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Chi-square test


Explanations > Social ResearchAnalysis > Chi-square test

Description | Calculation | Example | Reporting | Discussion | See also



The chi-square (c2) test measures the alignment between two sets of frequency measures. These must be categorical counts and not percentages or ratios measures (for these, use another correlation test).

Note that the frequency numbers should be significant and be at least above 5 (although an occasional lower figure may be possible, as long as they are not a part of a pattern of low figures).

Goodness of fit

A common use is to assess whether a measured/observed set of measures follows an expected pattern.

The expected frequency may be determined from prior knowledge (such as a previous year's exam results) or by calculation of an average from the given data.

The null hypothesis, H0 is that the two sets of measures are not significantly different.


The chi-square test can be used in the reverse manner to goodness of fit. If the two sets of measures are compared, then just as you can show they align, you can also determine if they do not align.

The null hypothesis here is that the two sets of measures are similar.

The main difference in goodness-of-fit vs. independence assessments is in the use of the Chi Square table. For goodness of fit, attention is on 0.05, 0.01 or 0.001 figures. For independence, it is on 0.95 or 0.99 figures (this is why the table has two ends to it).


Chi-squared, c2 = SUM( (observed - expected)2 / expected)

c2 = SUM( (fo - fe)2 / fe )

...where fo is the observed frequency and fe is the expected frequency.

Note that the expected values may need to be scaled to be comparable to the observed values. A simple test is that the total frequency/count should be the same for observed and expected values.

In a table, the expected frequency, if not known, may be estimated as:

fe = (row total) x (column total) / n

...where n is the total of all rows (or columns).

The result is used with a Chi Square table to determine whether the comparison shows significance.

In a table, the degrees of freedom are:

df = (R - 1) * (C - 1)

...where R is the number of rows and C is the number of columns.


Goodness of fit

English test grade distributions have changed from last year, with grade B's somewhat lower. Is this significant?

The table below shows the calculation. First, the expected values are created by scaling last year's results to be equivalent to this year. Then the test statistic is calculated as SUM((O - E)^2/E).


English test results            
  Grade A Grade B Grade C Grade D Grade E Sum
This year, O 23 32 20 15 10 100
Last year 25 20 15 25 10 95
Scaled last year, E 26 21 16 26 11 100
(O - E) -3.3 10.9 4.2 -11.3 -0.5  
(O - E)^2 11.0 119.8 17.7 128.0 0.3  
(O - E)^2/E 0.4 5.7 1.1 4.9 0.0 12.1


Chi-square is found to be 12.1 and the degrees of freedom are (5-1) = 4 (there are five possible grades). Looking this up in the Chi Square table shows the probability is between 5% (9.49) and 1% (13.28), so H0 is adequately falsified and a significant change can be claimed.



A year group in school chooses between drama and history as below. Is there any difference between boys' and girls' choices?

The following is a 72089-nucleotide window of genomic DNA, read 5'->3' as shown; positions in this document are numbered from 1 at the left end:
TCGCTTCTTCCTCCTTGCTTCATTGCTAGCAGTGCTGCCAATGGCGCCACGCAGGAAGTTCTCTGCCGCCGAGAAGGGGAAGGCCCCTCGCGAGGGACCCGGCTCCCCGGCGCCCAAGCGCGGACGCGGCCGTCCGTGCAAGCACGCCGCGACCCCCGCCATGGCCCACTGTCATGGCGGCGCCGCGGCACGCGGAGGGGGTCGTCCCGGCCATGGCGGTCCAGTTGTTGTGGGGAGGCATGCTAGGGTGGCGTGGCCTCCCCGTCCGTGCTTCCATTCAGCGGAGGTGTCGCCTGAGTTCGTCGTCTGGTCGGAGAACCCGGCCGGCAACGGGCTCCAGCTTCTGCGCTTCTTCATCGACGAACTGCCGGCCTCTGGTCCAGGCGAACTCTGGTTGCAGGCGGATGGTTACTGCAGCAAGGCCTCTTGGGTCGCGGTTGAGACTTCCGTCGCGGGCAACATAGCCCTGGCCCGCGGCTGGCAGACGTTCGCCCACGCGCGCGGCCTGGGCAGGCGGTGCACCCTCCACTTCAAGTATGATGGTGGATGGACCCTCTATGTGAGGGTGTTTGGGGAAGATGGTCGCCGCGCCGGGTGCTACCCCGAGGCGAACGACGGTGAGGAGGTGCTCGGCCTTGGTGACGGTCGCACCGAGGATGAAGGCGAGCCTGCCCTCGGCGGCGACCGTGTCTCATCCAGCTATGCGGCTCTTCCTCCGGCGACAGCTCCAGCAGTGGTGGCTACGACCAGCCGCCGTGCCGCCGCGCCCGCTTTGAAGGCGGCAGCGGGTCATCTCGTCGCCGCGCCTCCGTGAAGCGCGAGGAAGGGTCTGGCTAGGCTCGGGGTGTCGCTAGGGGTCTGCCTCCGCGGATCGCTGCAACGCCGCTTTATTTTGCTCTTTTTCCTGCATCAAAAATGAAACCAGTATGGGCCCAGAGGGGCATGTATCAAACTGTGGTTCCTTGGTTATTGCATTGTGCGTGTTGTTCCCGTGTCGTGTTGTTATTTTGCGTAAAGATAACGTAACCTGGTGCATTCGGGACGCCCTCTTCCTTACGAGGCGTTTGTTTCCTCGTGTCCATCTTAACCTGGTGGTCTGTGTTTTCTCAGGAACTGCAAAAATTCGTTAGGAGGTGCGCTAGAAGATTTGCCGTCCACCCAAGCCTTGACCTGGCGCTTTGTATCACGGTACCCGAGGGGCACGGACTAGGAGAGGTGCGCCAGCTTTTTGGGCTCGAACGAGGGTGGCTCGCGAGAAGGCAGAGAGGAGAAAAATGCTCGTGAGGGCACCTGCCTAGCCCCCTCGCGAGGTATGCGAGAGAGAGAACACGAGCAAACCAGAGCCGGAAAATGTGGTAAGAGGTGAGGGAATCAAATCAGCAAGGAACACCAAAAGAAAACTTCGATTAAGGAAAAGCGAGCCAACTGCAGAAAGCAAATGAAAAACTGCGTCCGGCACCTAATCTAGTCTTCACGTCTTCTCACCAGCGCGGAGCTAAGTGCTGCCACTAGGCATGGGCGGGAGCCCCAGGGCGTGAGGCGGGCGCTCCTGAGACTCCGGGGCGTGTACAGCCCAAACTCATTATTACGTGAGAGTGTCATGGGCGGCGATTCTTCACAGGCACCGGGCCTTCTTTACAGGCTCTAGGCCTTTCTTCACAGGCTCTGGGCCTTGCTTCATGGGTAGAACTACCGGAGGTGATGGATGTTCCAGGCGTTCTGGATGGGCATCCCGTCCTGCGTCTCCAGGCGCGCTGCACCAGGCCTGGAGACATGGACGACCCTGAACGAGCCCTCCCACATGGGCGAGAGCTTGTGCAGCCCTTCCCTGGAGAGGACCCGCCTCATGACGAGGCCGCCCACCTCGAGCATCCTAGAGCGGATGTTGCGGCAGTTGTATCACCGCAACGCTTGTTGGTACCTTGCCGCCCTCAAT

Chose drama Chose history Total
Boys 43 55 98
Girls 52 54 106
Total 95 109 204
Expected = (row tot * col tot)/overall tot
  Chose drama Chose history Total
Boys 45.6 52.4 98
Girls 49.4 56.6 106
Total 95 109 204
(observed - expected)^2/expected
  Chose drama Chose history Total
Boys 0.2 0.1  
Girls 0.1 0.1  
Total     0.55


Chi-square is 0.55. There are (2-1)*(2-1) = 1 degree of freedom. Checking the Chi Square table shows 0.55 is between 0.004 and 3.84, so no conclusion can be drawn about independence or similarity between boys' and girls' choices.


Chi-square is reported in the following form:

c2 (3, N = 125) = 10.2, p = .012

3 - the degrees of freedom
125 - subjects in the sample
10.2 - the c2 test statistic
.012 - the probability of the null hypothesis being true


This test compares observed data with what we would expect to get (if the null hypothesis of no difference was true). It is based on the principle that if the two variables are not related (for example gender is not related to deafness) then measures applied to each variable will give similar results (for example about the same proportion of men and women being found to use a hearing aid), with any variation between the results being purely caused by chance. If the experimental measures are significantly different, then some relationship can be claimed.

A reason that percentages do not work is because they are fractions and low numbers will not work. In practice, you can often get away with percentages by converting them into larger numbers.

The measurement is unusual in that it has a square on numerator and a non-square on the denominator. Squaring removes negatives and exaggerates outliers. This increases the effect that chi-square has in analyzing the difference between two data sets.

Note that the test only reports whether two sets of figures are similar. It says nothing about the nature of the similarity.

A chi-gram is a bar-chart plot of a set of chi-square calculations and can visually show how chi-square varies across a set of related measurements.

Where variables are dichotomous (ie. can have only one of two values), then McNemar's Q is a similar test that is customized for this circumstance.

Note that this test is called the 'Chi-square' test, not 'Chi-squared'.

The Chi-square test is non-parametric.

See also

Chi Square table, Choosing a correlation test, McNemar's Q

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